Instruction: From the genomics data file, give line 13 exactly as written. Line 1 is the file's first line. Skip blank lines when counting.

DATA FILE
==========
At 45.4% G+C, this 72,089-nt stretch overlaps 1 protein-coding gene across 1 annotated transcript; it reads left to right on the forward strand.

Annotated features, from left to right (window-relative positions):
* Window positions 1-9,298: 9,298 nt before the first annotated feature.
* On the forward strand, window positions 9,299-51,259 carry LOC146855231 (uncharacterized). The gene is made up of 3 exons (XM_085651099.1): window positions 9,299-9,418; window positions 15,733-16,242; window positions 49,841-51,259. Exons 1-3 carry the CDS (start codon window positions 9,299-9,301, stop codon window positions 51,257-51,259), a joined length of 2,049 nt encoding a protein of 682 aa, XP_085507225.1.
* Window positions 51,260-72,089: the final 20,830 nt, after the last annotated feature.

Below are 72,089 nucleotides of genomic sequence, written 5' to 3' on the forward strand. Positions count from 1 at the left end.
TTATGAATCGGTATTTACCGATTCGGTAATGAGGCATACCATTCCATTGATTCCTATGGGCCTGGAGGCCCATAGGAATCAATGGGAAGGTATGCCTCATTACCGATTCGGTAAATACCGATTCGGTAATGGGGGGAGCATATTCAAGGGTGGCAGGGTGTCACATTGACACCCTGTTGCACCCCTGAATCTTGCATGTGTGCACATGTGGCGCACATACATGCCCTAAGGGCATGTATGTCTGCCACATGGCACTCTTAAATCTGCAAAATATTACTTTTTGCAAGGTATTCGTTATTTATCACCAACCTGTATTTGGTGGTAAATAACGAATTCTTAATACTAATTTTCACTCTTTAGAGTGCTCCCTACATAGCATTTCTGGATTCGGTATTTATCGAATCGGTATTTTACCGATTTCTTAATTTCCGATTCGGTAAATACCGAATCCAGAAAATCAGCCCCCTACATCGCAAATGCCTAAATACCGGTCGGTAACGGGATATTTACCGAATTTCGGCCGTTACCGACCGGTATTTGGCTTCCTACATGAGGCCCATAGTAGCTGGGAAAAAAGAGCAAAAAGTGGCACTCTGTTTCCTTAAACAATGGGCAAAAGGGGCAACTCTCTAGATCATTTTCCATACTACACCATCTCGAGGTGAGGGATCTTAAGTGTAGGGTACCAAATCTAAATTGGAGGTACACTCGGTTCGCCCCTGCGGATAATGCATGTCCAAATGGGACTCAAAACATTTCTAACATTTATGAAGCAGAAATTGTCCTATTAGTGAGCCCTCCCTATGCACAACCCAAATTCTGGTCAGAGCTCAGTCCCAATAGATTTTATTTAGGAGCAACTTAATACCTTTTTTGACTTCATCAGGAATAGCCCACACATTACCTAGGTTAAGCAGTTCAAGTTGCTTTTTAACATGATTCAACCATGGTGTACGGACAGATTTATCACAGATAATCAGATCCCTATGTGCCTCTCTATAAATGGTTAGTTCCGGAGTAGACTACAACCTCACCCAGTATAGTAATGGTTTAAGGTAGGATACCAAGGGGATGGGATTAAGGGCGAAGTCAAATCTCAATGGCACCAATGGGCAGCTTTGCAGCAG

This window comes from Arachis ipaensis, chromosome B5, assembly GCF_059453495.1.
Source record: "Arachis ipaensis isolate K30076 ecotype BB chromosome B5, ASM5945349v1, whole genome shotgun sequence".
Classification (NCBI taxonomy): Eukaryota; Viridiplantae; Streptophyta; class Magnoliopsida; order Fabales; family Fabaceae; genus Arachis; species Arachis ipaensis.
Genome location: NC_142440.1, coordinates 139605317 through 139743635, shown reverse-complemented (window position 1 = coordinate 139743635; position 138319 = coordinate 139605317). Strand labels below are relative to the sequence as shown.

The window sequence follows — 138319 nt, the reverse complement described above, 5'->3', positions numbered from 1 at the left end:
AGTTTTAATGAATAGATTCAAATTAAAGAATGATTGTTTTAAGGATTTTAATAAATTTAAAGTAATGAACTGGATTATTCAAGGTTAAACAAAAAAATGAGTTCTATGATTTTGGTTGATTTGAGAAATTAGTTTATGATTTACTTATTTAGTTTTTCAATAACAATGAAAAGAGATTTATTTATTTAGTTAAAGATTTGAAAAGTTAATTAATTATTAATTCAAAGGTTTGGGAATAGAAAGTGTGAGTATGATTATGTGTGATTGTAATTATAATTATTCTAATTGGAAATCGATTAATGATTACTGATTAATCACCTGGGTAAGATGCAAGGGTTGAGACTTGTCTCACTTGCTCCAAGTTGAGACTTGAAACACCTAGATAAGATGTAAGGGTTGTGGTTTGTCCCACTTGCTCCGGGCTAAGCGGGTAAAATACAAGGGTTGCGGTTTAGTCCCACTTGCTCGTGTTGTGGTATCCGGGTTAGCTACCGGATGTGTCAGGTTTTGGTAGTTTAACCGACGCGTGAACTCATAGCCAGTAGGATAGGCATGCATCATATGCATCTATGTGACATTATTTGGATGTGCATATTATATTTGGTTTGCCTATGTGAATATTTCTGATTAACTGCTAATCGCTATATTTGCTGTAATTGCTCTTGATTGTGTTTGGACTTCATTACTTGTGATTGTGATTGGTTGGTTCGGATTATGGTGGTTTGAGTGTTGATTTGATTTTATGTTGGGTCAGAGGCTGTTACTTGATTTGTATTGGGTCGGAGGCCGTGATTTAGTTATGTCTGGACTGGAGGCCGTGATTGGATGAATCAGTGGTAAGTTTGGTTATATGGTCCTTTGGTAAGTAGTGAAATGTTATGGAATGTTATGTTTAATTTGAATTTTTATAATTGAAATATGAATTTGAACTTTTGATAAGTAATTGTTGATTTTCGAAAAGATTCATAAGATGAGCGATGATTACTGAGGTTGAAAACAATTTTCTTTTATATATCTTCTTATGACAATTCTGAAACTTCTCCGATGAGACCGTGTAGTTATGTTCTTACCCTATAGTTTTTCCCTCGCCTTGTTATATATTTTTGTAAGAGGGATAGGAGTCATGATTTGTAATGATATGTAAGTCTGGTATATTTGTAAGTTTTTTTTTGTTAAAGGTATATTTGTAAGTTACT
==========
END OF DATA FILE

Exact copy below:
AGTTTTAATGAATAGATTCAAATTAAAGAATGATTGTTTTAAGGATTTTAATAAATTTAAAGTAATGAACTGGATTATTCAAGGTTAAACAAAAAAATGAGTTCTATGATTTTGGTTGATTTGAGAAATTAGTTTATGATTTACTTATTTAGTTTTTCAATAACAATGAAAAGAGATTTATTTATTTAGTTAAAGATTTGAAAAGTTAATTAATTATTAATTCAAAGGTTTGGGAATAGAAAGTGTGAGTATGATTATGTGTGATTGTAATTATAATTATTCTAATTGGAAATCGATTAATGATTACTGATTAATCACCTGGGTAAGATGCAAGGGTTGAGACTTGTCTCACTTGCTCCAAGTTGAGACTTGAAACACCTAGATAAGATGTAAGGGTTGTGGTTTGTCCCACTTGCTCCGGGCTAAGCGGGTAAAATACAAGGGTTGCGGTTTAGTCCCACTTGCTCGTGTTGTGGTATCCGGGTTAGCTACCGGATGTGTCAGGTTTTGGTAGTTTAACCGACGCGTGAACTCATAGCCAGTAGGATAGGCATGCATCATATGCATCTATGTGACATTATTTGGATGTGCATATTATATTTGGTTTGCCTATGTGAATATTTCTGATTAACTGCTAATCGCTATATTTGCTGTAATTGCTCTTGATTGTGTTTGGACTTCATTACTTGTGATTGTGATTGGTTGGTTCGGATTATGGTGGTTTGAGTGTTGATTTGATTTTATGTTGGGTCAGAGGCTGTTACTTGATTTGTATTGGGTCGGAGGCCGTGATTTAGTTATGTCTGGACTGGAGGCCGTGATTGGATGAATCAGTGGTAAGTTTGGTTATATGGTCCTTTGGTAAGTAGTGAAATGTTATGGAATGTTATGTTTAATTTGAATTTTTATAATTGAAATATGAATTTGAACTTTTGATAAGTAATTGTTGATTTTCGAAAAGATTCATAAGATGAGCGATGATTACTGAGGTTGAAAACAATTTTCTTTTATATATCTTCTTATGACAATTCTGAAACTTCTCCGATGAGACCGTGTAGTTATGTTCTTACCCTATAGTTTTTCCCTCGCCTTGTTATATATTTTTGTAAGAGGGATAGGAGTCATGATTTGTAATGATATGTAAGTCTGGTATATTTGTAAGTTTTTTTTTGTTAAAGGTATATTTGTAAGTTACT